Shakespeare's tips for corporate climbers

William Shakespeare has been experiencing an extended boom at the box office, from "Shakespeare in Love" winning the Academy Award for Best Picture to the recent release of "10 Things I Hate About You" -a teenage retelling of "The Taming of the Shrew."

But movie producers aren't the only ones showing renewed interest in the Bard. If you're a junior executive determined to clamber to the top branch of the corporate tree, forget about learning to make profit forecasts or the best way to interpret pie-charts. Study Shakespeare instead.

At least, that's the theory of Cranfield University School of Management in Bedfordshire, England.

The school will soon hold a series of two-day courses at the Globe Theatre, London, at which classics such as "Henry V," "Julius Caesar," and "Macbeth" will be used to teach the best ways of moving your company ahead, and moving ahead in your company.

The courses were devised by Richard Olivier, theater-director son of the acclaimed Shakespearean actor Lord Laurence Olivier.

MR. OLIVIER says the Bard is "largely about power and responsibility, and anyone wanting to know about either could do a lot worse than study his plays. Take Hamlet, for example," he says. "He was a character who couldn't make up his mind. Nor could he adjust to living in a world that kept on changing. Nobody in business today can afford to ignore the lessons of Hamlet's predicament."

Other plays, Olivier insists, can be equally instructive for high-flying executives-in-the-making. A course titled "Stepping Into Leadership With Henry V" is scheduled for late July. "Henry marched into France," Olivier says, "and had to learn how to lead his men, how to win a war, and how to take advantage of victory. These are things business executives must learn, too."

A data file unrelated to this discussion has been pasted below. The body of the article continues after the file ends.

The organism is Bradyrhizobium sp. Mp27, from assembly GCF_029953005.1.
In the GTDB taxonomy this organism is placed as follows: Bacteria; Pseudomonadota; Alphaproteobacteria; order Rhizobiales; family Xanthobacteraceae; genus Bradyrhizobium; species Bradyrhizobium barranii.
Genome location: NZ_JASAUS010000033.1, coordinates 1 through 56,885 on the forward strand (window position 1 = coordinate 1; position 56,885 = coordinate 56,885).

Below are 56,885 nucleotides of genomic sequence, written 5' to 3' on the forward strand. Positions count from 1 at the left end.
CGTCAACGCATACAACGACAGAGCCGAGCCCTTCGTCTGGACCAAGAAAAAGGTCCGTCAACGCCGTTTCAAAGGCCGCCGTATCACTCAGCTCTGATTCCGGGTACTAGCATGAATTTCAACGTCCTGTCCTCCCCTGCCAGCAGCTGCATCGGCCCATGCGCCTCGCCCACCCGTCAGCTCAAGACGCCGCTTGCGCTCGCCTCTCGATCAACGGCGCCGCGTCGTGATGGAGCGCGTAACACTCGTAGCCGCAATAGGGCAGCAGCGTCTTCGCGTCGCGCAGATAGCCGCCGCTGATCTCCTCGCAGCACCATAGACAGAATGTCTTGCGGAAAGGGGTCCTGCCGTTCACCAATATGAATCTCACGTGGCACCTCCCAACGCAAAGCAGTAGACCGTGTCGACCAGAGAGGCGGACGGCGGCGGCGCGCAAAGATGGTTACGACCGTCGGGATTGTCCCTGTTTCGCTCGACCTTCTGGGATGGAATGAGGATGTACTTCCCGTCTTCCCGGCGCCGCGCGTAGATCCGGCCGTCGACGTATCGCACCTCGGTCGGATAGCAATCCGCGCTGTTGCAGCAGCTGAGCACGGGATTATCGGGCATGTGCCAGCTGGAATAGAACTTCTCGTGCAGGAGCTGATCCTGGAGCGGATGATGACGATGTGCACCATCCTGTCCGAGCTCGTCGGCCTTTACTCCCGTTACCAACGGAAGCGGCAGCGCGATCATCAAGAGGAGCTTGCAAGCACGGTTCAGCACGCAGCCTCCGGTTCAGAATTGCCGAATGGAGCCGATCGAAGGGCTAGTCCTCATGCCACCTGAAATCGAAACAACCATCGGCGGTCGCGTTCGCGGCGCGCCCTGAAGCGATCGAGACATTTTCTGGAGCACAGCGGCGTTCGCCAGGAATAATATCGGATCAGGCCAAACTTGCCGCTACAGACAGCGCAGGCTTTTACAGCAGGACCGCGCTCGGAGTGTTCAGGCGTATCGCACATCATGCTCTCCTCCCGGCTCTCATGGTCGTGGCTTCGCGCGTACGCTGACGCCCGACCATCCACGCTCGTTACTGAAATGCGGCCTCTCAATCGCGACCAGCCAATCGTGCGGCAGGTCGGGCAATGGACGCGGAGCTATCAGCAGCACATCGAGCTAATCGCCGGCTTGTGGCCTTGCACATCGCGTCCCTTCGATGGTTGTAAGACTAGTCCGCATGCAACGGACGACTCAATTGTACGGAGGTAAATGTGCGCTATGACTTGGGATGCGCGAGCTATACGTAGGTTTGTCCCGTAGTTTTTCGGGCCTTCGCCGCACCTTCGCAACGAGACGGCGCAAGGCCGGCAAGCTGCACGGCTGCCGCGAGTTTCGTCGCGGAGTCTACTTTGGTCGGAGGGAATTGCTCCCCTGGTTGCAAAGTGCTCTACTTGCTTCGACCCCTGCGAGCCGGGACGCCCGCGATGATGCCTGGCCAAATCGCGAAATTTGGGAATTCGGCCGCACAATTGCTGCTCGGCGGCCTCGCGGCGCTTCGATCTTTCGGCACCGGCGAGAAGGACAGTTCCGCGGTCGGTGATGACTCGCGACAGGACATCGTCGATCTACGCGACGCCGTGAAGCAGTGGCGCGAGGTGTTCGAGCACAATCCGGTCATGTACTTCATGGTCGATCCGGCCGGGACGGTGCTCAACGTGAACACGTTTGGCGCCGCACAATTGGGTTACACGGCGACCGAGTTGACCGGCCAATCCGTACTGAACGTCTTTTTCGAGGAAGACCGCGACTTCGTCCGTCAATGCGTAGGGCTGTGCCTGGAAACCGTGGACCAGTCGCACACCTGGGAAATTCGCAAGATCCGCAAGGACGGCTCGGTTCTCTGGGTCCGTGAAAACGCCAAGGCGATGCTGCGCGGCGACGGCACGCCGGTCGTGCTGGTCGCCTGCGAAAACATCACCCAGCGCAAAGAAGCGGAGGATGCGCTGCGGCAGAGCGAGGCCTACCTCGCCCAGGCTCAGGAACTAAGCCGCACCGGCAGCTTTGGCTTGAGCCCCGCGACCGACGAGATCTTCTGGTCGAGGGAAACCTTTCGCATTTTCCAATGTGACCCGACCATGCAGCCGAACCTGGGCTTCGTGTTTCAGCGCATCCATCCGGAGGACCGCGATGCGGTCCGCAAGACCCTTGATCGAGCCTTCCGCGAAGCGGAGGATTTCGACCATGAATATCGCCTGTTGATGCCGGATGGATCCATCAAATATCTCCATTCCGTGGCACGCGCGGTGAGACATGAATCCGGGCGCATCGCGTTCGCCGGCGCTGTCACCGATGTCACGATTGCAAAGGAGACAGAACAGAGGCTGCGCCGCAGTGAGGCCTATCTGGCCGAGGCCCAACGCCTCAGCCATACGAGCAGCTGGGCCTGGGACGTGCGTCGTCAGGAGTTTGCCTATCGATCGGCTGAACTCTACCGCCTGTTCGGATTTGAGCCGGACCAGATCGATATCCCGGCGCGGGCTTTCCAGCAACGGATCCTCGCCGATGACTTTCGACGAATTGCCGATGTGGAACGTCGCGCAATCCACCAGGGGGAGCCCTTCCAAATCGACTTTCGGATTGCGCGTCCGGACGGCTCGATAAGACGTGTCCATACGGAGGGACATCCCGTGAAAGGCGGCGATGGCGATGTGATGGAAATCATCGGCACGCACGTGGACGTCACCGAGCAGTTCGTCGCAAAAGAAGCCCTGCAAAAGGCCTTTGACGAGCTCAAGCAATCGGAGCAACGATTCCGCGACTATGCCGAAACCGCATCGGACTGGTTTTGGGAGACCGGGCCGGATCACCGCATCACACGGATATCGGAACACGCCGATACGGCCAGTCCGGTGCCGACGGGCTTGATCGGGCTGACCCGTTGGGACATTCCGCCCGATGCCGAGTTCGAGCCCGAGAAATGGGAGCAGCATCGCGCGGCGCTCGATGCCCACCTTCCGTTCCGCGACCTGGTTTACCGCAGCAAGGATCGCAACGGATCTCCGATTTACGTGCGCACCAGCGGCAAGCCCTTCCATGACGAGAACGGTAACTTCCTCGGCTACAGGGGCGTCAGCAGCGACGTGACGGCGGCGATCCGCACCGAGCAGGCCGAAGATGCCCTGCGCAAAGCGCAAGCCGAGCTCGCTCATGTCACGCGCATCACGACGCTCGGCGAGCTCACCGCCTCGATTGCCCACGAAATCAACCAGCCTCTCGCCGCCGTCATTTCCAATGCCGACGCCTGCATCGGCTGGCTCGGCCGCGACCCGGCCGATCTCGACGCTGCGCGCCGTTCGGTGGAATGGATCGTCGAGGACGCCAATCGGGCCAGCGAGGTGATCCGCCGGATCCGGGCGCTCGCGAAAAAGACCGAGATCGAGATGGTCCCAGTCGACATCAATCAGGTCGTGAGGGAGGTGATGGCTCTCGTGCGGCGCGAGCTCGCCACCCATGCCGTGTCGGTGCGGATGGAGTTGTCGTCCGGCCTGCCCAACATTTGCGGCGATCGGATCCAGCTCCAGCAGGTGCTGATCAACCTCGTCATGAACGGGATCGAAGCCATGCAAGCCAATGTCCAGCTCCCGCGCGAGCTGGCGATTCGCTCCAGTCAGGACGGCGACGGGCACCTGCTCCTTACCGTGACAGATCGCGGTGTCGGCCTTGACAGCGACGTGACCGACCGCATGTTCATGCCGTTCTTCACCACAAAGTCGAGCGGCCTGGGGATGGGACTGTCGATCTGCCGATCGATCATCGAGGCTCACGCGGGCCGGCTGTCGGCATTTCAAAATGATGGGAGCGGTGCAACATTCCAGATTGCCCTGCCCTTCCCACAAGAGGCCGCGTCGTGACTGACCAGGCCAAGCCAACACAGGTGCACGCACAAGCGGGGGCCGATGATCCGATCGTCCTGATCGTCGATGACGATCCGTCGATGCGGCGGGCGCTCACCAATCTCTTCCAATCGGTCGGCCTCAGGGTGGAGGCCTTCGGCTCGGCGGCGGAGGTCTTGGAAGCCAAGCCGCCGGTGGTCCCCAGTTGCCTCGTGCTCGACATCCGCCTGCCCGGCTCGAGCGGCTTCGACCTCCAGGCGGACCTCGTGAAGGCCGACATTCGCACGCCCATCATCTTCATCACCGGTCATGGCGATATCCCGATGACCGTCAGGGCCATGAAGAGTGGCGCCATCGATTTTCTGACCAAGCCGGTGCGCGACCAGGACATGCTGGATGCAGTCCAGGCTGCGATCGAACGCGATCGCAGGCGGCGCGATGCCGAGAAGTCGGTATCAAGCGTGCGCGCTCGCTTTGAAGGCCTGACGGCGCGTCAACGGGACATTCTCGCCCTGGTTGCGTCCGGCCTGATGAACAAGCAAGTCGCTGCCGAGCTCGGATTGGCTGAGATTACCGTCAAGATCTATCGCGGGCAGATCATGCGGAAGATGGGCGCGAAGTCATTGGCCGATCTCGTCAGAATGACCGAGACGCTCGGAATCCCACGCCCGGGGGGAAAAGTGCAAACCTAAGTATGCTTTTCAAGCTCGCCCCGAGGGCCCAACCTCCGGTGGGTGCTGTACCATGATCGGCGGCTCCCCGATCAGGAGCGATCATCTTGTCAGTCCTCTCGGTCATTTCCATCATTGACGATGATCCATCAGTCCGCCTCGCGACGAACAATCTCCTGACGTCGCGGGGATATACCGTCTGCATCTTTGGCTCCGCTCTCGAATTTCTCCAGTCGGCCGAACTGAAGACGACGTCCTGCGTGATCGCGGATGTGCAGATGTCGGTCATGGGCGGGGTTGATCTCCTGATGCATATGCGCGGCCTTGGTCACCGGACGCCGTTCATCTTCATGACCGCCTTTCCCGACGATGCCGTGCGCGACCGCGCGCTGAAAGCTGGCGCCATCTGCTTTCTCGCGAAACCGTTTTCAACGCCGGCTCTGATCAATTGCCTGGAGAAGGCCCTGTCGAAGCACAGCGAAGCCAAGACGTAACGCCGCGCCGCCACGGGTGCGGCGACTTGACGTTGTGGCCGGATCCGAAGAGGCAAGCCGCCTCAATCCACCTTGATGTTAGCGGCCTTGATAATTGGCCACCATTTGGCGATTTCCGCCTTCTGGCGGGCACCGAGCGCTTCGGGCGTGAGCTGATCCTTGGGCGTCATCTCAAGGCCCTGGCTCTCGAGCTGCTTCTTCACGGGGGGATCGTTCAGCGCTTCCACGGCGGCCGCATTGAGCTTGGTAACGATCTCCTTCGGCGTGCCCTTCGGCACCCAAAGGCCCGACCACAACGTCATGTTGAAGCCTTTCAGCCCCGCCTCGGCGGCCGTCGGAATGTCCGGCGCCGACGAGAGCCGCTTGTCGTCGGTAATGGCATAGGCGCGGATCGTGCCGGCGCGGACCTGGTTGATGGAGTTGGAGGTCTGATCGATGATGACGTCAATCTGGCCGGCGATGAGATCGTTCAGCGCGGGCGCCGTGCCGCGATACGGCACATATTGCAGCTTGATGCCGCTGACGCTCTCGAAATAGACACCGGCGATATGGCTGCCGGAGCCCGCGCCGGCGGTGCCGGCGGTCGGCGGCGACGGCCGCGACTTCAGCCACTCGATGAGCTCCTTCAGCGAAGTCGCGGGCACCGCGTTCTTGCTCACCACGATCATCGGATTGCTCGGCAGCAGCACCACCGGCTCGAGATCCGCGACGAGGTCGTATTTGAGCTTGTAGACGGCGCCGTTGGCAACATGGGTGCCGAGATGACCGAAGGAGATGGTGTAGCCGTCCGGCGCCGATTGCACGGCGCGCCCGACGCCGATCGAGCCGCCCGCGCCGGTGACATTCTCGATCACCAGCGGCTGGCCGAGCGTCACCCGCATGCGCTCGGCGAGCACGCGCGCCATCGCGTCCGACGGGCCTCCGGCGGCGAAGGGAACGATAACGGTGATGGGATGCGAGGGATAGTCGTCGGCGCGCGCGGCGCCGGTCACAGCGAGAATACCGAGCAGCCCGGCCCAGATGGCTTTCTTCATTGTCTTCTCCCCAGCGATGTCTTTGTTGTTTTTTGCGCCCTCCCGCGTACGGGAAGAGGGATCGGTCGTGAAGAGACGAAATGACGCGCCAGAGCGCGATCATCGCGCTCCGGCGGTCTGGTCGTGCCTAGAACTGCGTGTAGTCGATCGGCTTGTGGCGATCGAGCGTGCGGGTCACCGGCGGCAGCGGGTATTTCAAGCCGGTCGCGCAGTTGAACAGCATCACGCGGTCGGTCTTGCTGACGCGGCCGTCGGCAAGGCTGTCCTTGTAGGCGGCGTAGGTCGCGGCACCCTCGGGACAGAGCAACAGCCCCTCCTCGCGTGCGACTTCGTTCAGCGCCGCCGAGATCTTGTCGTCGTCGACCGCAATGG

Olivier says Henry's advice: "Trust none, for oaths are straws, men's faiths are wafer-cakes," could usefully be taken by anyone entering an important negotiation.

The Globe Theatre, where the courses will be (literally) staged, opened in 1996. It is a near-replica of the playhouse where many of Shakespeare's most famous works were enacted after 1599.

Nicholas Janni, who is helping Olivier organize the courses, says that as well as learning from what the Bard has to say about getting on in a corporate environment, the executives will be taught basic acting skills, because "role-playing is nowadays an important aspect of business activity."

Just about every Shakespeare play, it seems, has something to offer an aspiring executive.

In June, a course titled "Emotional and Political Intelligence in Leadership With 'Julius Caesar'" will explore the perils of betrayal by associates, known in business parlance as backstabbing. With Mark Antony's famous "Friends, Romans, countrymen" speech, the play also holds a lesson for anyone wanting to know how to turn the tables on ruthless opponents.

Perhaps the sharpest lesson any budding executive can learn by taking one of the Globe's 1,000 ($1,600) courses is contained in "King Lear." In the play, the aging monarch hovers fatally between giving up his throne and refusing to surrender authority - a common enough failing among silver-haired tycoons.

"The Merchant of Venice" has something important to say to any banker tempted to crank up interest rates too high, although Polonius's advice to Laertes in "Hamlet" - "Neither a borrower nor a lender be" - mightn't be of much use to anyone eager to learn the basics of leveraged buyouts.

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